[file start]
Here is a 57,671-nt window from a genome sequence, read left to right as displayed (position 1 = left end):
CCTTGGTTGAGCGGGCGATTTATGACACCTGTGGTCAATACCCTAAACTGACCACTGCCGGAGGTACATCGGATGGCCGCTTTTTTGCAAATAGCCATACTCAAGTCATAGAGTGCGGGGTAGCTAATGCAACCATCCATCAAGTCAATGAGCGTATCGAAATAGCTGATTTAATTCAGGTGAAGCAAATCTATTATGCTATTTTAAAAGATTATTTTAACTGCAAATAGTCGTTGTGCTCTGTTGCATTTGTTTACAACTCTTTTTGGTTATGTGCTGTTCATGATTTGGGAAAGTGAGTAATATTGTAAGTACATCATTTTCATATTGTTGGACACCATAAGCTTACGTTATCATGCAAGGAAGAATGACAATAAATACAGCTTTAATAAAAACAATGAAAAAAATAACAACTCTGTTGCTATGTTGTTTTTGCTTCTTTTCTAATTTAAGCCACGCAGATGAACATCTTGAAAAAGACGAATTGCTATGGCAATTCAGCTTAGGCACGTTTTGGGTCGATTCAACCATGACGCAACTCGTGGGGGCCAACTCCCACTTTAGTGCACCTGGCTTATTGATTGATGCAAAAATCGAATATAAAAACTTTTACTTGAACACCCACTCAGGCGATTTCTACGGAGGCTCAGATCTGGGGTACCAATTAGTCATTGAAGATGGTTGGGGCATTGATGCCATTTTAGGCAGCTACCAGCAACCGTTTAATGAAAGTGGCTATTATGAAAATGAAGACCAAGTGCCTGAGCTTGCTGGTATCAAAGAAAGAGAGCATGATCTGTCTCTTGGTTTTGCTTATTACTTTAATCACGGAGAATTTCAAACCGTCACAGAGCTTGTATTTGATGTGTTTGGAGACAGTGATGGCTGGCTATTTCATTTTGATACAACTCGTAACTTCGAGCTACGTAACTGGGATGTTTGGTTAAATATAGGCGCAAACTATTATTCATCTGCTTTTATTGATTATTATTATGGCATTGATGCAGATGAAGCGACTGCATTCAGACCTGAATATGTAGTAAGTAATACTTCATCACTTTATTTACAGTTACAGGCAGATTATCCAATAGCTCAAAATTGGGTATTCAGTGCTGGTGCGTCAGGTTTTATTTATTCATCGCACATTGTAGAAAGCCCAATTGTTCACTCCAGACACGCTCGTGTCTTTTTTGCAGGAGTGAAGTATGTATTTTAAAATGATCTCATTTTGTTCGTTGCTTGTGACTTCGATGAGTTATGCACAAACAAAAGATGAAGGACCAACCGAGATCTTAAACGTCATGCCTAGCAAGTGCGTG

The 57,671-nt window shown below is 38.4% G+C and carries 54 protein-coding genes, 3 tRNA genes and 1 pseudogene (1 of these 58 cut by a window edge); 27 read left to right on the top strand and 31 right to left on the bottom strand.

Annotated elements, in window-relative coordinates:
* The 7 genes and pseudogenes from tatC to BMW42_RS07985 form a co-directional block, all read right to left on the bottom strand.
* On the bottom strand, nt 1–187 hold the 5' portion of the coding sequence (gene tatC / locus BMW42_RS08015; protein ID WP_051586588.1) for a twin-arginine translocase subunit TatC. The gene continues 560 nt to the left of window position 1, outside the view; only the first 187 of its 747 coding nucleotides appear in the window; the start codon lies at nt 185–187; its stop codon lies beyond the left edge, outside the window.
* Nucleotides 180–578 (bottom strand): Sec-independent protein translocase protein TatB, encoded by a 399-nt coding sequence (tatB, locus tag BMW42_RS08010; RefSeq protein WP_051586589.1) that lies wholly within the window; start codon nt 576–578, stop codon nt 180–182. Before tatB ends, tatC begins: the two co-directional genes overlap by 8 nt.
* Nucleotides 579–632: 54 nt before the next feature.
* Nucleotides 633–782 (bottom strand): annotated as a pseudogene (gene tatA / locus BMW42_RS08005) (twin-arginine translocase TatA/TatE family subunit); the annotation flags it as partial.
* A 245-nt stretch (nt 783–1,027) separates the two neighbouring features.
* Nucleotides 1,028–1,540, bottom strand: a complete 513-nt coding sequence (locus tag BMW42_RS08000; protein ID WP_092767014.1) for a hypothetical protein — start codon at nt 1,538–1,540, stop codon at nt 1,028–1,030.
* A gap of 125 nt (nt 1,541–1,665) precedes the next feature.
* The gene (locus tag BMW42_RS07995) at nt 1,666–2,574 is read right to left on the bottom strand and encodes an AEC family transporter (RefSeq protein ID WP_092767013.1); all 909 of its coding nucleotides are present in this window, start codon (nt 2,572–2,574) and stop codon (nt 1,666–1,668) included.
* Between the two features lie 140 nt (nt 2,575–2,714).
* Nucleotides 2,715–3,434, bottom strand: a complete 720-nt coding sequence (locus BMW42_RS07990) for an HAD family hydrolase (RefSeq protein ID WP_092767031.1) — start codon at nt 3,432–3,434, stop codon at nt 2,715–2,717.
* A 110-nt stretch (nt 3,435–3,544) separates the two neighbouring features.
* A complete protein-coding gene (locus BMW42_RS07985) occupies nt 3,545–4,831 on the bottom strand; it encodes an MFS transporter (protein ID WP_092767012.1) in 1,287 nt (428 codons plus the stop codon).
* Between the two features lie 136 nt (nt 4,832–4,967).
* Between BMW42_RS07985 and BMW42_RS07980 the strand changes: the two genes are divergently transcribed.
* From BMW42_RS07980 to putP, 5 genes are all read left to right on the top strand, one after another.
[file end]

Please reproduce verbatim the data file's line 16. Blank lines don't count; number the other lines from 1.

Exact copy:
* A 110-nt stretch (nt 3,435–3,544) separates the two neighbouring features.